4 Inclusions and RE

Julian Stern

Everyone thinks inclusion is a good idea, and thinks that exclusion is a bad idea. Research on inclusion, for RE, investigates not only how children with a variety of needs can be included in RE, but also how a variety of religious and other belief systems (and their believers) can be included in RE. Inclusion is an immensely significant idea, and RE can contribute to inclusion, in its content (the curriculum) and in its pedagogy (the relationships between teacher and pupils). Important research on how RE can in itself model inclusiveness has been completed by Hull (as in Hull 1998, 2005).

a_Pencils-11.jpg Hull (based at The Queen’s Foundation, Birmingham) is concerned with the ‘deep’ issues of the nature of humanity, and also with the way in which different pupils learn. Teachers may be religious or not, but in RE they should avoid ‘religionism’ which he describes, like racism, as depending ‘upon rejection and exclusion’ (Hull 1998, p 55) – making the ‘other’. Children and their teachers should be included, and this is a matter of rights, including, from the UN Convention on the Rights of the Child (1989), ‘the right of the child to freedom of thought, conscience and religion’ (Hull 1998, p 59).

Much of UK RE has drifted away from the study of religion, to become a way of making ‘good pupils’, but Hull says that inclusion will also mean the inclusion of religions themselves – the religious and non-religious positions of teachers and pupils alike. He says that in the UK, RE should, perhaps, develop a richer Christian theology, and explore its status as a branch of practical theology. That must be done additionally from the point of view of Islam, and other religions. On the continent, maybe religious education should gradually re-invent itself as a diverse religious activity, based upon a philosophy of secular education enriched by religious and theological interpretations from the church, the mosque and the synagogue. (Hull 2005, p 15-16.)

a_Pencils-11.jpg Brown (based at the University of Worcester) has written widely on the ‘regular’ teaching of RE to pupils with special educational needs (as in Brown 1996), and has also researched and written on important issues for RE such as loss and grief. Her approach has been to treat with equal seriousness religions and the children learning about religions, providing accessible ways of learning for all. Stern (2006, chapter 4, and with more examples in Stern 2007, chapter 8, with Stern based at York St John University) includes work pupils with special educational needs that can be used with all pupils.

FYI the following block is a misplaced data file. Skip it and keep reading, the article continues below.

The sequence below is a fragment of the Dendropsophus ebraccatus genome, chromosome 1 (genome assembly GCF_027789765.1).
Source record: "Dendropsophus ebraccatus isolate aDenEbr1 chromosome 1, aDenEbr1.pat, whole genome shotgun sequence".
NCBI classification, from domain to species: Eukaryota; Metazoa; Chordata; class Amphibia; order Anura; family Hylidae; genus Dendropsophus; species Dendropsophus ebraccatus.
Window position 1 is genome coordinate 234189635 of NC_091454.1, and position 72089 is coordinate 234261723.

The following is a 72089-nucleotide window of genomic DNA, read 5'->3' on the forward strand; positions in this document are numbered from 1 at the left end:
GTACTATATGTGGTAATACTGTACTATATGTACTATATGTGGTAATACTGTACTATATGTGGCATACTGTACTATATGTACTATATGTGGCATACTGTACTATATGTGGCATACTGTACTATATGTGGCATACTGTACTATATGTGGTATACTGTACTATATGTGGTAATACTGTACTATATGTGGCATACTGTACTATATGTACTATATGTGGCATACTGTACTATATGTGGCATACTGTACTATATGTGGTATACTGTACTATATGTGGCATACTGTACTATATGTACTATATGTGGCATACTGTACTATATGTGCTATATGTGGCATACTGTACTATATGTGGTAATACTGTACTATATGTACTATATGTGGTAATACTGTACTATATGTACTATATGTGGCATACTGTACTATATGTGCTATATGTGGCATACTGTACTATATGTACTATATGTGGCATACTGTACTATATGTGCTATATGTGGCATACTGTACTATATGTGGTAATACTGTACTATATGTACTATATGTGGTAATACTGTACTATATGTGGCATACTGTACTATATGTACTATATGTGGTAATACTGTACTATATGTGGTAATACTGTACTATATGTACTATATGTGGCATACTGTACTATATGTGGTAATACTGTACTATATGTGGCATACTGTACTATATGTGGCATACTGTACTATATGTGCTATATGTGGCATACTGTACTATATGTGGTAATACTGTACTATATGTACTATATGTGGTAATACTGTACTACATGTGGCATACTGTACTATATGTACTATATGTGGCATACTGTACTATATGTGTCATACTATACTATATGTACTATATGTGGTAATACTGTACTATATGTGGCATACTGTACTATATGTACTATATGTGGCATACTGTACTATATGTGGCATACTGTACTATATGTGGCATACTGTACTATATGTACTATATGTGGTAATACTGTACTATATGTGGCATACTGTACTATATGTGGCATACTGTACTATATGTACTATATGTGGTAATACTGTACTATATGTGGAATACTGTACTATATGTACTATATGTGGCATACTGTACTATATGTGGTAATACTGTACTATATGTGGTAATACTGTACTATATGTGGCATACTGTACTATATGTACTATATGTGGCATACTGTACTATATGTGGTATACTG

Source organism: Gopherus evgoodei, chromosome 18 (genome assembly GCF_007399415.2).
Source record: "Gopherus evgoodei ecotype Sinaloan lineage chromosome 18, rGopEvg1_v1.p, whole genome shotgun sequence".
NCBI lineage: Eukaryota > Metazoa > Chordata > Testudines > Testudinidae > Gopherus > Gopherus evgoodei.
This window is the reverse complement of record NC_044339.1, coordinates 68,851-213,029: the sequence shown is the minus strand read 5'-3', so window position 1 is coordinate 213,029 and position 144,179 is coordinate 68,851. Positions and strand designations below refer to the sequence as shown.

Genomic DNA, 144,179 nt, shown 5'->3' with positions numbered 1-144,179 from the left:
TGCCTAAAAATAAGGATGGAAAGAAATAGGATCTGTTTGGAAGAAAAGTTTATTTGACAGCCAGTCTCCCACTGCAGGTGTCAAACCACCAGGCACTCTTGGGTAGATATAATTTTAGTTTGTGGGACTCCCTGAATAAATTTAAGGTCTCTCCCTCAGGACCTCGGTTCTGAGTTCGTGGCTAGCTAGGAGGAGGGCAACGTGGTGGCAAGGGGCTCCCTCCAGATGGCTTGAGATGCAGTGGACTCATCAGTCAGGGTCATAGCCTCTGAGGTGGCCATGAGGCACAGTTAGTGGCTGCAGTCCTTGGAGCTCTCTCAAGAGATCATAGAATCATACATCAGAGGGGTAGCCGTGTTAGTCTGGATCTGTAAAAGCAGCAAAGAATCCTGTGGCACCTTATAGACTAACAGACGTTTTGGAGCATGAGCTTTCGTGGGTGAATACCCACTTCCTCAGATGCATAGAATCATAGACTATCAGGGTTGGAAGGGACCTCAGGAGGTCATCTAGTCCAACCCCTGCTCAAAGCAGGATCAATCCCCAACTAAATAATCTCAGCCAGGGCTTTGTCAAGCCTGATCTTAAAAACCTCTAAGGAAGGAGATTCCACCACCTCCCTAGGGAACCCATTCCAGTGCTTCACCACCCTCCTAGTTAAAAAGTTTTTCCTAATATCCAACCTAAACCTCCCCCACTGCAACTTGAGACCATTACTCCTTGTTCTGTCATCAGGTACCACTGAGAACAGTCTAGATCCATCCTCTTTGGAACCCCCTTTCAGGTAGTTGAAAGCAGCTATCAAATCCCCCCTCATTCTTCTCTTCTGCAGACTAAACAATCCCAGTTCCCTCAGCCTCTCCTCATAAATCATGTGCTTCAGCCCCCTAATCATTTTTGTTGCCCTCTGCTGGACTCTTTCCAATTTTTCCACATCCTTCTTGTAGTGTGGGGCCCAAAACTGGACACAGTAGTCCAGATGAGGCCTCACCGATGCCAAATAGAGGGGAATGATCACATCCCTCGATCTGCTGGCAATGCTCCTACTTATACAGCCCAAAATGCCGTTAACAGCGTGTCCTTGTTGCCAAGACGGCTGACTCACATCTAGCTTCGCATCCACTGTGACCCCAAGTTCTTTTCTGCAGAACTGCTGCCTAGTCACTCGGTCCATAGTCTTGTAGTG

For example, adjectives (‘angry’, ‘frightened’, ‘cold’, ‘peaceful’, ‘relaxed’, ‘busy’, ‘safe’, ‘happy’, ‘sad’, ‘beautiful’, and ‘interesting’) were applied to different places (a school, a hospital, a Hindu mandir visited by the pupils), and explanations were given of each attribution. Krisman’s sensitive and creative work (e.g. Krisman 2001, with Krisman based at Little Heath School, Romford) is exemplary, too.

Resources

Resources

The National Society (www.natsoc.org.uk) has supported excellent development work in RE and special educational needs, for example O’Brien (2002) for pupils on the autistic spectrum and those with severe and complex learning difficulties, and Orchard (2001, with Orchard based at the University of Oxford) for challenging pupils aged 11 to 14.

The biggest area of growth has been that supported by the Farmington Institute, who had a large number of FISNMA (Farmington Institute Special Needs Millennium Awards) award-holders, along with a number of other Farmington reports on RE and special needs (from www.farmington.ac.uk).

Books and Journals

  • Brown, E (1996) Religious Education for All; London: David Fulton.
  • Hull, J M (1998) Utopian Whispers: Moral, Religious and Spiritual Values in Schools; Norwich: RMEP.
  • Hull, J M (2005) ‘Religious Education in Germany and England: The Recent Work of Hans-Georg Ziebertz’, British Journal of Religious Education, 27:1, pp 5-17, January 2005.
  • Krisman, A (2001) ‘The Yin and Yang of RE and Special Needs: Teaching RE to Pupils With Special Needs Within a Multi-Faith Community’, SHAP: World Religions in Education: 2001/2001: Living Community, pp 83-84, 2001.
  • O’Brien, L (2002) Connecting with RE; London: National Society.
  • Orchard, J (2001) Raising the Standard, Flying the Flag – Challenging Activities for all in RE at Key Stage 3; London: National Society.
  • Stern, L J (2006) Teaching Religious Education: Researchers in the Classroom; London: Continuum.
  • Stern, L J (2007) Schools and Religions: Imagining the Real; London: Continuum.